Nuclear energy Download as PDF
Issue June 2015

Nuclear energy

What comes afterwards?

Editorial


One million years

Editorial by Michael Sailer, CEO, Oeko-Institut

The first time I took part in a panel discussion – in Worms back in 1975 – it dealt with a nuclear power plant. We talked about the Biblis plant. And when the issue of nuclear waste was raised, the operator said: “We’ll deal with it.” And I answered: “It’s not that simple. I’m worried that we will need a clean-up operation in future.”

The future means today. Germany is now searching for a site that can accommodate 28,100 cubic metres of high-level radioactive waste – a site that offers the best possible safety and security for a period of one million years, in accordance with the law. No building, facility or technology created by human hand can possibly offer safe storage over such long time spans: the forces of nature are simply too strong. Only geological formations are stable enough to store the legacy of half a century of the nuclear industry. Using modern geoscientific...

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One million years

In Focus


Decision-making for the future

Public participation in the search for a final storage site

Germany is looking for a final storage site for its nuclear waste. The 2013 Repository Site Selection Act (Standortauswahlgesetz) created the framework for a multi-stage process which began with the establishment of the Commission on the Storage of Highly Radioactive Materials in 2014. The process of selecting a suitable site for the long-term storage of high-level radioactive waste (HLW) will start in 2016. According to researchers at the Oeko-Institut, however, it could be... more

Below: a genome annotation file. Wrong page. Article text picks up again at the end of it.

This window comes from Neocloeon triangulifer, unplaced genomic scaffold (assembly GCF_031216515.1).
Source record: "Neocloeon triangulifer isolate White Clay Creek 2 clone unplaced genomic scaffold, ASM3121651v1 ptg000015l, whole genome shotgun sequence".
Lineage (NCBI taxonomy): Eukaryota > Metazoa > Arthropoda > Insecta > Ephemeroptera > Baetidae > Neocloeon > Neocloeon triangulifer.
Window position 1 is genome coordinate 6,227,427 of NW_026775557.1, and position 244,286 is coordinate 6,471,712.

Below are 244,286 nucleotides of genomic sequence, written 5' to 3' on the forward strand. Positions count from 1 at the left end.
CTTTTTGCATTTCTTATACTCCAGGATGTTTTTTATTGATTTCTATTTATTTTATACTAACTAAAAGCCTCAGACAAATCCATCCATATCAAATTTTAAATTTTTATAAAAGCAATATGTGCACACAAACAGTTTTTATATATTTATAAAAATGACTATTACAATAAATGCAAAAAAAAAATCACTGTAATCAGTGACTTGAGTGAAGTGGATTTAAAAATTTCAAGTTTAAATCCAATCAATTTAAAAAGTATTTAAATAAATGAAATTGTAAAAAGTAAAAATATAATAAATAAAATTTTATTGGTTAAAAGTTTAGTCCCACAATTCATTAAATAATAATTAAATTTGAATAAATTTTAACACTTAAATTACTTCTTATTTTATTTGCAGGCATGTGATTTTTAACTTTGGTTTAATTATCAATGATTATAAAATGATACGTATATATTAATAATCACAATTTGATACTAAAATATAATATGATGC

Decision-making for the future

Fading out of the landscape

Decommissioning nuclear power plants

The last kilowatt hour has been fed into the grid. What happens now? Unlike Berlin’s Tegel Airport or the Gasometer in Oberhausen, finding an alternative use for disused nuclear power plants is not an appealing prospect. Decommissioning is therefore the only option and is already under way at several sites. It’s a complex process, costing around three quarters of a billion euros for each reactor, and it takes time – 20 years and more from planning to completion. The expertise of... more

Fading out of the landscape

“We have a responsibility to future generations”

Interview with Michael Sailer, Oeko-Institut

Nuclear energy issues run like a red thread through Michael Sailer’s curriculum vitae. Early on in his career, he campaigned for the phasing out of nuclear power. Today, he is the Chairman of the Nuclear Waste Management Commission (ESK) and a member of the Commission on the Storage of Highly Radioactive Materials. Michael Sailer is a critic of nuclear energy and a high-profile expert on the nuclear industry. For the last 35 years, he has put this expertise to good use on behalf... more

“We have a responsibility to future generations”

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